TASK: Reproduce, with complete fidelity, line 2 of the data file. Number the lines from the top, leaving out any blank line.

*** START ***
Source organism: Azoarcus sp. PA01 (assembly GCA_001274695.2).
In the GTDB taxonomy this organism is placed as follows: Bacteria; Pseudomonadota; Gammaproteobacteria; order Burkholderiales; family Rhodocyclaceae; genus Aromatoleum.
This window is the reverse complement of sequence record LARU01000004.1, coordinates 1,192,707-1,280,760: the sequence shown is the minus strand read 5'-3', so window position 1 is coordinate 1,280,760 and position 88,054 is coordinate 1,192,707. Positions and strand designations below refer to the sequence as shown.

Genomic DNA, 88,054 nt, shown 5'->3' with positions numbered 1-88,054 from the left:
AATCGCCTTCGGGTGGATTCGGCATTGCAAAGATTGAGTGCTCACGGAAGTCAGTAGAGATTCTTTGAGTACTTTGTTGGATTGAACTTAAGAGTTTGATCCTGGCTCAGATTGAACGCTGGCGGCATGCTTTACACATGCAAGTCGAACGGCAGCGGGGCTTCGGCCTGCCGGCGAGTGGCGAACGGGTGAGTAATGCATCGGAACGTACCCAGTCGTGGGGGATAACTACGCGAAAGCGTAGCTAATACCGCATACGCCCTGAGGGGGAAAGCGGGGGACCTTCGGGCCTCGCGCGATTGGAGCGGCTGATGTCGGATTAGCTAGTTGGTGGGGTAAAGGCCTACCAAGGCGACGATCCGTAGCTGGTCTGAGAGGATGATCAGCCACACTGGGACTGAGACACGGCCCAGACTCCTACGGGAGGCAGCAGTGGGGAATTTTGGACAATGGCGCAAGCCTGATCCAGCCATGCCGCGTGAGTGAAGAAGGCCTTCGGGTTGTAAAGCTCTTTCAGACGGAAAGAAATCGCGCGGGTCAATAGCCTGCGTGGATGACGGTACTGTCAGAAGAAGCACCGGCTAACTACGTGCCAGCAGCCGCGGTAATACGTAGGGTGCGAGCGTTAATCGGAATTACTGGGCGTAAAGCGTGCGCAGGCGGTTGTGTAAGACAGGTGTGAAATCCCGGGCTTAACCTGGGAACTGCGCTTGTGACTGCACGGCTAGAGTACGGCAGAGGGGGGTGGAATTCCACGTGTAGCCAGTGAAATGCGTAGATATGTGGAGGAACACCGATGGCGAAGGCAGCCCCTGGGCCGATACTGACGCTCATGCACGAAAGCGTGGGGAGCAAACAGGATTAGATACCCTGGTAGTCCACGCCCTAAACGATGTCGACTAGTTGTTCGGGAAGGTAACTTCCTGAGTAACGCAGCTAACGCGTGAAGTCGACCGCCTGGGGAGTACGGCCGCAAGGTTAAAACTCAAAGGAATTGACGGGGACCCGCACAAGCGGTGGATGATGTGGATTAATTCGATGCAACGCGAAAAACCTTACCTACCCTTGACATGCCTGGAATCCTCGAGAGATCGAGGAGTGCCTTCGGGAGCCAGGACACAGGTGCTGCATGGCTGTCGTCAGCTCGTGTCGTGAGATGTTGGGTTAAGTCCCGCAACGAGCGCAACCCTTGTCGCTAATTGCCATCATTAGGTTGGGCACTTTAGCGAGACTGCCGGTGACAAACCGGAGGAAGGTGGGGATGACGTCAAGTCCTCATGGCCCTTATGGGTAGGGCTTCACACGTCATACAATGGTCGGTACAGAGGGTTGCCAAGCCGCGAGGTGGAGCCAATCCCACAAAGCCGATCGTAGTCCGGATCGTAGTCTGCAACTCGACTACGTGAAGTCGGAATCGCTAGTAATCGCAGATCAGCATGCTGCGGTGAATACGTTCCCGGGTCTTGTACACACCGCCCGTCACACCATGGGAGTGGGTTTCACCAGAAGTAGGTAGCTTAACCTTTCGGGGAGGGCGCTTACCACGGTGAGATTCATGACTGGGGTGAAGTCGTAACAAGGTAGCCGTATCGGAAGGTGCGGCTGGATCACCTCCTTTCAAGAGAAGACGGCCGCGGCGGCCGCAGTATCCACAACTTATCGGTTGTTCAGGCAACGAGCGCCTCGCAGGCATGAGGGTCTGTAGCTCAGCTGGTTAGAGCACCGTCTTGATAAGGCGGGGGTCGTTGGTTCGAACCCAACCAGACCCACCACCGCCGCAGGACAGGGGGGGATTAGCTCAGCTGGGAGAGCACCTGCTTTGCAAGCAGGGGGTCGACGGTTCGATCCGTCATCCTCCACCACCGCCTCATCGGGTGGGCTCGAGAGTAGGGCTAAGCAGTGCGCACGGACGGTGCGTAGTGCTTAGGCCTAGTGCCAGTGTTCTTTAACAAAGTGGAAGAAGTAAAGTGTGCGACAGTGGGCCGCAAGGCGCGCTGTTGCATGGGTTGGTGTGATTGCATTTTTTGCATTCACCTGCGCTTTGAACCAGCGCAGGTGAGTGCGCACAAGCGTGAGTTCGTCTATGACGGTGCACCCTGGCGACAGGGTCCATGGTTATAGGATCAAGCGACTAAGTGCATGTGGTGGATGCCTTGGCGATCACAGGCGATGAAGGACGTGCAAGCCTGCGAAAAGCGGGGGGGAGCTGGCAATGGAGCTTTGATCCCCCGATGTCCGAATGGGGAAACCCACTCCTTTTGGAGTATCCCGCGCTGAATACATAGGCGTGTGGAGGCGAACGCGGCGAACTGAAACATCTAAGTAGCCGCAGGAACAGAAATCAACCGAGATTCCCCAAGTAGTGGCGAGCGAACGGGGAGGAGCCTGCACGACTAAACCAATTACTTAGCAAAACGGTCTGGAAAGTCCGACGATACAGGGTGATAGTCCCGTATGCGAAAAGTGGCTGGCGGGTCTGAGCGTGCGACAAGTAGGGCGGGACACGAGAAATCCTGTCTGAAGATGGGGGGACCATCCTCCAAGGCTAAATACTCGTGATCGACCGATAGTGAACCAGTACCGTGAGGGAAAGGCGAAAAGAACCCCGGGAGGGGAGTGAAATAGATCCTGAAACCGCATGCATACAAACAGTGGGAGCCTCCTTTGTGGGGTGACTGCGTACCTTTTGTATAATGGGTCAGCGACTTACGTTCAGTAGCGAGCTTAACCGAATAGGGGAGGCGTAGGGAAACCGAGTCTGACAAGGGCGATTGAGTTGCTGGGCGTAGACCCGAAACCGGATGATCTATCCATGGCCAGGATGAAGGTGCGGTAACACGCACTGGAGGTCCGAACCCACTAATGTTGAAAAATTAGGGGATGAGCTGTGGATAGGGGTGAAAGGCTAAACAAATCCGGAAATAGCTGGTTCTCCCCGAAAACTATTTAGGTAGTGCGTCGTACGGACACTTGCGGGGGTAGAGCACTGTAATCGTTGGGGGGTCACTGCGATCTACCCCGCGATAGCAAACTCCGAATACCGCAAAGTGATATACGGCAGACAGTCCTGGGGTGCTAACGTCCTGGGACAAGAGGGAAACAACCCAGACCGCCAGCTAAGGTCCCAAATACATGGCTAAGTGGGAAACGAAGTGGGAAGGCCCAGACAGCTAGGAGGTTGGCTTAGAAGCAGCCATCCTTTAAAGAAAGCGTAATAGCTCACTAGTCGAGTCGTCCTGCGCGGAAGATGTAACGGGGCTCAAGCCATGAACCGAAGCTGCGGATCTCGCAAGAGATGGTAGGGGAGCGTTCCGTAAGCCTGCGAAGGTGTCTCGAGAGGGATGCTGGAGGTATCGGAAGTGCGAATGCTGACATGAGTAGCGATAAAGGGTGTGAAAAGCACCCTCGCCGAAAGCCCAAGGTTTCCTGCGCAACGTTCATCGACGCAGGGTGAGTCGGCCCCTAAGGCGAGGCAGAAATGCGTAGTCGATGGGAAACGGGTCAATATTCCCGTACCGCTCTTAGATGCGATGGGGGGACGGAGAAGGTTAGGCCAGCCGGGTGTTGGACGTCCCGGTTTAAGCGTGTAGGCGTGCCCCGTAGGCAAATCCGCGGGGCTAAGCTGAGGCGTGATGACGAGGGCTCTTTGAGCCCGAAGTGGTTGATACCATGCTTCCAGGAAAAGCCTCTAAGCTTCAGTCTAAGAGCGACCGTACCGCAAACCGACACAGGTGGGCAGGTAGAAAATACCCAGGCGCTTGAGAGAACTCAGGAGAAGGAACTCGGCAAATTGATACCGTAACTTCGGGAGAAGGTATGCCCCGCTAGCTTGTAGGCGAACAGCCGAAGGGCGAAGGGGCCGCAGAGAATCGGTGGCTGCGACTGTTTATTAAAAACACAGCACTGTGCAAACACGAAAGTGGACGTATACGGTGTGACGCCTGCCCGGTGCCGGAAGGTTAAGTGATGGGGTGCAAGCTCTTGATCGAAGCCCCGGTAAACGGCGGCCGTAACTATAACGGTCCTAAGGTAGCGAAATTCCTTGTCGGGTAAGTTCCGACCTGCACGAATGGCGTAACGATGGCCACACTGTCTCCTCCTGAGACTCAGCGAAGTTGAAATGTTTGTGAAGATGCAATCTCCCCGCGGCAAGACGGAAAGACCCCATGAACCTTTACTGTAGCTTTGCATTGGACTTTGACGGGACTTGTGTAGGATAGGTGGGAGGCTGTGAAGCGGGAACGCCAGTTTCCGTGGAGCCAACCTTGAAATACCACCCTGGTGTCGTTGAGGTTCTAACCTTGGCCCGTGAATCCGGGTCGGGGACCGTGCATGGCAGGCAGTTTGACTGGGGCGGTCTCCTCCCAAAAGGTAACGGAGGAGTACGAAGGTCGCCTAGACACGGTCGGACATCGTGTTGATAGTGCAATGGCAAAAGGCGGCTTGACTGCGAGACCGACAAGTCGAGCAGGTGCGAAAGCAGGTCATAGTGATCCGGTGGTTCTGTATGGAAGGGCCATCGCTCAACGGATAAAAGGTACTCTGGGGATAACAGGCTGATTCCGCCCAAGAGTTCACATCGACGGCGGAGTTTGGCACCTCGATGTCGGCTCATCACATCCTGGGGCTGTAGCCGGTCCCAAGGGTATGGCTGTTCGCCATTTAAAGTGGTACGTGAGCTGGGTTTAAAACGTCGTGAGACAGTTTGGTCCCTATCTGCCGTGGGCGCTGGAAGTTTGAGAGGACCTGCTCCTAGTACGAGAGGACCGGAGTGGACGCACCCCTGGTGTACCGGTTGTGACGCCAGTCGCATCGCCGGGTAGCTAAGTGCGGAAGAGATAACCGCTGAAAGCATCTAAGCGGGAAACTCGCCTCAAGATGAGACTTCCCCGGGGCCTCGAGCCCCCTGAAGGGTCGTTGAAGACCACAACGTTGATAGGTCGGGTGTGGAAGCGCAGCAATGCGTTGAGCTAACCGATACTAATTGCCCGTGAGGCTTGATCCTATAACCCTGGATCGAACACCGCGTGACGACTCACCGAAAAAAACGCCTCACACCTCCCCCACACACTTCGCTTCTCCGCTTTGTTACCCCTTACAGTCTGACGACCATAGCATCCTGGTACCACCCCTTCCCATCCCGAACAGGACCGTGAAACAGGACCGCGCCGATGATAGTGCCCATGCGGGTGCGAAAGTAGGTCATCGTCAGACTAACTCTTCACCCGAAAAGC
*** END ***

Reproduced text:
In the GTDB taxonomy this organism is placed as follows: Bacteria; Pseudomonadota; Gammaproteobacteria; order Burkholderiales; family Rhodocyclaceae; genus Aromatoleum.